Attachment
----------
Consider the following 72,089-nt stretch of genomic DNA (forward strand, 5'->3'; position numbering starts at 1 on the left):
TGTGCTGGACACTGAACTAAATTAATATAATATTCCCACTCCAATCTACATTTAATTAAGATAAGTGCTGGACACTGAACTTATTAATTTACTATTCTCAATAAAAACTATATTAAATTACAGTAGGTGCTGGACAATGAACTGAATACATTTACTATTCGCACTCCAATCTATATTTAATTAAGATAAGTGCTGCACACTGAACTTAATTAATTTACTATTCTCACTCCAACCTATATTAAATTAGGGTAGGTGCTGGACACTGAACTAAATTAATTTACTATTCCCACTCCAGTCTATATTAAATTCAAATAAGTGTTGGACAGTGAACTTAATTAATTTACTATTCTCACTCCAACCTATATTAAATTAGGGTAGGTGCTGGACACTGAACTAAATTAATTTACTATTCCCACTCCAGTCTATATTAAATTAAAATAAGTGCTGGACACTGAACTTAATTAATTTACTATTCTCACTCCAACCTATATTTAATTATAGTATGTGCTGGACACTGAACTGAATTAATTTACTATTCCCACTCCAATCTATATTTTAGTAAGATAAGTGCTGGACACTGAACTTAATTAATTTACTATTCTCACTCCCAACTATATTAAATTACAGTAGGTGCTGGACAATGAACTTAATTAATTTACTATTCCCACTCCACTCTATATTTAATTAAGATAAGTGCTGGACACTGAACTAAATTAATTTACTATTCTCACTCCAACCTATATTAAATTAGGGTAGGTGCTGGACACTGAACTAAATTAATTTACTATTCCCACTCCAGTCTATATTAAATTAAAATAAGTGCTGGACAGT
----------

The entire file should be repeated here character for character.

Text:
Consider the following 72,089-nt stretch of genomic DNA (forward strand, 5'->3'; position numbering starts at 1 on the left):
TGTGCTGGACACTGAACTAAATTAATATAATATTCCCACTCCAATCTACATTTAATTAAGATAAGTGCTGGACACTGAACTTATTAATTTACTATTCTCAATAAAAACTATATTAAATTACAGTAGGTGCTGGACAATGAACTGAATACATTTACTATTCGCACTCCAATCTATATTTAATTAAGATAAGTGCTGCACACTGAACTTAATTAATTTACTATTCTCACTCCAACCTATATTAAATTAGGGTAGGTGCTGGACACTGAACTAAATTAATTTACTATTCCCACTCCAGTCTATATTAAATTCAAATAAGTGTTGGACAGTGAACTTAATTAATTTACTATTCTCACTCCAACCTATATTAAATTAGGGTAGGTGCTGGACACTGAACTAAATTAATTTACTATTCCCACTCCAGTCTATATTAAATTAAAATAAGTGCTGGACACTGAACTTAATTAATTTACTATTCTCACTCCAACCTATATTTAATTATAGTATGTGCTGGACACTGAACTGAATTAATTTACTATTCCCACTCCAATCTATATTTTAGTAAGATAAGTGCTGGACACTGAACTTAATTAATTTACTATTCTCACTCCCAACTATATTAAATTACAGTAGGTGCTGGACAATGAACTTAATTAATTTACTATTCCCACTCCACTCTATATTTAATTAAGATAAGTGCTGGACACTGAACTAAATTAATTTACTATTCTCACTCCAACCTATATTAAATTAGGGTAGGTGCTGGACACTGAACTAAATTAATTTACTATTCCCACTCCAGTCTATATTAAATTAAAATAAGTGCTGGACAGT